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Offering under asking price - how low is too low?

(20 Posts)
CityDweller Thu 18-Jun-15 15:31:47

Let's say, hypothetically wink, a house is on the market for 1.1million. House is lovely and in a very desirable location, and quite unique. But definitely needs a new bathroom and kitchen and garden needs some serious attention. Windows probably need replacing too (single-glazed, and only have those old fashioned fasteners, iykwim). Plus is has a history of structural issues (subsidence, recent, but resolved - we're aware of the implications of a house with such a history).

If you were still interested enough to put in an offer, and barring any further 'issues' that may be revealed by a structural survey, how low would you go without feeling like you're taking the piss? Been on the market for about 3 months, but owners not in any hurry to sell.

Is £925k, i.e. about 15% below asking price, rudely low?

SonT Thu 18-Jun-15 17:01:56

I was always told if you're not embarrassed making the offer, it's too high

CityDweller Thu 18-Jun-15 17:13:51

Hmm - so perhaps we should go in stupidly low then... I don't want them to think we're not 'serious' though. But I also don't want to pay over the odds when we're going to have to spent an arm and a leg doing it up.

Sunnyshores Thu 18-Jun-15 17:29:58

It really depends on whether its a fair asking price or not? The agent should be happy to justify its price and say that he's allowed for a new kitchen and bathroom. He may not of allowed enough for the garden, or the subsidence history (which sorted or not would put alot of people off).

Just to ask for a 15% reduction ie because thats what you can afford is one thing, and thats fair enough - but unlikely to produce results in an unmotivated seller.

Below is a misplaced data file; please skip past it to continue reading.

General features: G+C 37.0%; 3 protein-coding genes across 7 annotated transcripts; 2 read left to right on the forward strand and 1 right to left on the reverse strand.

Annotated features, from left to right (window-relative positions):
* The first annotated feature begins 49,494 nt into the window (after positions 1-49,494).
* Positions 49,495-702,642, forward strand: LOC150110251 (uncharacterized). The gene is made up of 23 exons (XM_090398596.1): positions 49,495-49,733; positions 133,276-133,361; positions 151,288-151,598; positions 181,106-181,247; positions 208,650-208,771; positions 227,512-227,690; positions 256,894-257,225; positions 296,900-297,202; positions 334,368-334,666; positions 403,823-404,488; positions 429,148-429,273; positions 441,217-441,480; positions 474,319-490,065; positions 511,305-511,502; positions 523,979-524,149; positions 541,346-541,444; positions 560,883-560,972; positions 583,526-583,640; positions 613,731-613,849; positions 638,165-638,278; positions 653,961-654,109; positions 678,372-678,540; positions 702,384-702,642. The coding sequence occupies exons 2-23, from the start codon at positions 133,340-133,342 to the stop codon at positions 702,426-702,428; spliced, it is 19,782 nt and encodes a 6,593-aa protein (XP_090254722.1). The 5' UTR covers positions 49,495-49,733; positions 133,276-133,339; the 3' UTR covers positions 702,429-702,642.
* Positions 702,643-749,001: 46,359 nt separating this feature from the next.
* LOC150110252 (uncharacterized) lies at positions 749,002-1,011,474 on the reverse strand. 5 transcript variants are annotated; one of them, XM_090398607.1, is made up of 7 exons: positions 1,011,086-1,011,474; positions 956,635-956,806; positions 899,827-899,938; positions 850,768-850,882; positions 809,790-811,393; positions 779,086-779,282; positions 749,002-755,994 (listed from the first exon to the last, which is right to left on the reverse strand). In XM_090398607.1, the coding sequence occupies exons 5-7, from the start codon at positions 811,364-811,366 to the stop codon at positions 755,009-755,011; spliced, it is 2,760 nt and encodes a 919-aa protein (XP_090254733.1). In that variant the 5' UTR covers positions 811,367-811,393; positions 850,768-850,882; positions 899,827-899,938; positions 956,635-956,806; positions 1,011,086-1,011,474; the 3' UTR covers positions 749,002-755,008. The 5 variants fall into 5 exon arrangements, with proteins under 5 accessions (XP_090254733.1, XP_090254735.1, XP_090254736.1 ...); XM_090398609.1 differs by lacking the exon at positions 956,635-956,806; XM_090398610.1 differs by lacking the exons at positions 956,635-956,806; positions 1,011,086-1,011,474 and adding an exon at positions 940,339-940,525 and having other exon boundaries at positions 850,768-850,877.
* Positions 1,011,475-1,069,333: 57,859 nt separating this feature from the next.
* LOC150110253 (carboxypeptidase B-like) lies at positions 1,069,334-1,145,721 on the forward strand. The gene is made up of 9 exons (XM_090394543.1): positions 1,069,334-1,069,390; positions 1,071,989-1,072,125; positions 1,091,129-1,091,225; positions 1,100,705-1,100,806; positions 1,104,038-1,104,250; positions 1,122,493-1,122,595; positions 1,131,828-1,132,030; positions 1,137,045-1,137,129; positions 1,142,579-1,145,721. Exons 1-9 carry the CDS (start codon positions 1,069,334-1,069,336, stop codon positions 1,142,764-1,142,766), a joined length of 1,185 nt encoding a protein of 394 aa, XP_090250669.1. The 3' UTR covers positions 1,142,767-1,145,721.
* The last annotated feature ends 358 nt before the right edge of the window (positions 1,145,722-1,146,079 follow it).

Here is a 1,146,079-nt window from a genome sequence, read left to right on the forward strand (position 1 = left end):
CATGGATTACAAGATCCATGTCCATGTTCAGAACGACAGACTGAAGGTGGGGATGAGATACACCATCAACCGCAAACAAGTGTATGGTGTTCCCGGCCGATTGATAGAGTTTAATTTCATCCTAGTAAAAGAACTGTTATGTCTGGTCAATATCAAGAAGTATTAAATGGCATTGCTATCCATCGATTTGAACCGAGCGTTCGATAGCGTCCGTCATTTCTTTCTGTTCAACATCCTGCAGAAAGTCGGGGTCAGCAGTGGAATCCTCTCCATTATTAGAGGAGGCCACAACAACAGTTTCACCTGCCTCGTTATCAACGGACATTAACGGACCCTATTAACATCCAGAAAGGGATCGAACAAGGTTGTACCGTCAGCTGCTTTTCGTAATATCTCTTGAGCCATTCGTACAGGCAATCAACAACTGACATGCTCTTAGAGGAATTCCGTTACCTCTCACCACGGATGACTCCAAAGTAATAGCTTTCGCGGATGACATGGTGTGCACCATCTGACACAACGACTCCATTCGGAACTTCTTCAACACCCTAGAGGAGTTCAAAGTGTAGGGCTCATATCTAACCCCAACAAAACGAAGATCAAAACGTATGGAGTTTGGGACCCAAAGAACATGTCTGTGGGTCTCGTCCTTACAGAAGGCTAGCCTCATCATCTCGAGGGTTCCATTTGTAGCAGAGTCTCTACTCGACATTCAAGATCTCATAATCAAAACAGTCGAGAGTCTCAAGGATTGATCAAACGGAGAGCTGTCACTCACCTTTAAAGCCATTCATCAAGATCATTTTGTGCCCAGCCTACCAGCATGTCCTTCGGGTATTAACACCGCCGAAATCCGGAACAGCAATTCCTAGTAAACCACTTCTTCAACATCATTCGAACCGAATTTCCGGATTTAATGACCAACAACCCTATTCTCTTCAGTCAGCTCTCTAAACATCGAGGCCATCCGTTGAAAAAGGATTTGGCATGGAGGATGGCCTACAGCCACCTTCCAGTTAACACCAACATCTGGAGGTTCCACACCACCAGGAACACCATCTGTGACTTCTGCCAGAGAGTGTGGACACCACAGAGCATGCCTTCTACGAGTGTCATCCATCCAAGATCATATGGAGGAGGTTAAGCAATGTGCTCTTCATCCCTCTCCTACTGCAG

Its always better to justify that price with comparables or work needed (that hasnt already been taking into account).

Getting a true value is hard for more expensive properties as they do tend to be more unusual and hard to compare, but equally they tend to appeal to less people and people think as they're spending £1m they shouldnt have to compromise.

Good luck

CityDweller Thu 18-Jun-15 17:37:41

That's the thing - it's really hard to know whether it's a fair asking price or not. It's an unusual house and houses with similar number of bedrooms can go for anything from £600k to £1.6m in the surrounding area, depending on many factors.

We could afford the asking price, but I'm just not convinced the house is worth it, and have a feeling the sellers put it on at a high price to 'test the market' kind of thing.

Sunnyshores Fri 19-Jun-15 08:14:41

Ask the agent to justify it. Tell him you think x or y compares and that sold for £800k or whatever. See why he has priced it that high.

beardeddragon174 Fri 19-Jun-15 23:36:34

Someone just offered £17k under the asking price for ours, due to "a loose floorboards, oh, and the patio stones have some weeds in."

If you can justify a low offer with research/genuine work the house needs then no problem.

I'm surprised he listened to himself and wasn't embarrassed!!

Walnutpie Fri 19-Jun-15 23:49:00

If it's unique and in a very desirable location it seems likely a buyer will come along and offer a good price for it, I'd have thought.

itdc Sat 20-Jun-15 00:32:58

i always offer what I think it is worth.

typical research will be comparison of recently sold houses or try to use landregistry/rightmove/zoopla estimation value sensibly

I used to offer 88% of asking price of 900K house recently, and the agent sounds surprised but nevertheless she has to pass my offer to the vendor anyway. It was rejected and after a few days the vendor decided not selling and take the house off the market. At least it is a good way to find out how much commitment of the vendor want to sell..

lalalonglegs Sat 20-Jun-15 08:54:20

Estate agents don't have to pass on every offer if the vendor has given them permission to reject offers below a certain point (this is what I do when I am selling to avoid having to discuss unreasonable offers). So there is every chance, the sellers might not even hear about your -15% offer, much less your justifications for it.

itdc Sat 20-Jun-15 09:26:07

I guess "unreasonable" is from the sellers prospective, if sellers sets asking price much higher than "fair value" and don't want to negotiate lower offers, that means seller has little incentive to sell except for making profit, I will try to avoid this kind of property

Walnutpie Sat 20-Jun-15 09:30:55

I would screen out too low offers, also. So I wouldnt even hear about them.